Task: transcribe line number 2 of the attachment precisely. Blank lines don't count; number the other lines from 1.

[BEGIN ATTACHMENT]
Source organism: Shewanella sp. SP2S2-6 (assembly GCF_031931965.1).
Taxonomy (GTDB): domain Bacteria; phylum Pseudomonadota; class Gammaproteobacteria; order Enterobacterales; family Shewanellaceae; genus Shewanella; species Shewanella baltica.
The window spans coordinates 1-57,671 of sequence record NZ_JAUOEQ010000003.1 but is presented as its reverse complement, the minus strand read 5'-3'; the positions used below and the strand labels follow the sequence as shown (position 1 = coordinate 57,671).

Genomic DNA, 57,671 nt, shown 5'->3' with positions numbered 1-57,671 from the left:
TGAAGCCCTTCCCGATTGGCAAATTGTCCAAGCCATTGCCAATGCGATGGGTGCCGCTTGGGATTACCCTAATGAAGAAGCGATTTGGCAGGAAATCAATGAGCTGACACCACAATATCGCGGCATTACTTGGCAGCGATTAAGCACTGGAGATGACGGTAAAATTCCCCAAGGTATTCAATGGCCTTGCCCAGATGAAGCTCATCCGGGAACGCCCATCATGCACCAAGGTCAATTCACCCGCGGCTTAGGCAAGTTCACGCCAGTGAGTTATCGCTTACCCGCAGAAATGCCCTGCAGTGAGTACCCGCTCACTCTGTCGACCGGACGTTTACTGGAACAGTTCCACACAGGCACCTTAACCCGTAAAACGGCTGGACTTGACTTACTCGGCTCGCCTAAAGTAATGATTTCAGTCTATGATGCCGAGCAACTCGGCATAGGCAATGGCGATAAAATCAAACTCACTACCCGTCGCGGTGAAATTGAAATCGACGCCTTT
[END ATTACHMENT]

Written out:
Taxonomy (GTDB): domain Bacteria; phylum Pseudomonadota; class Gammaproteobacteria; order Enterobacterales; family Shewanellaceae; genus Shewanella; species Shewanella baltica.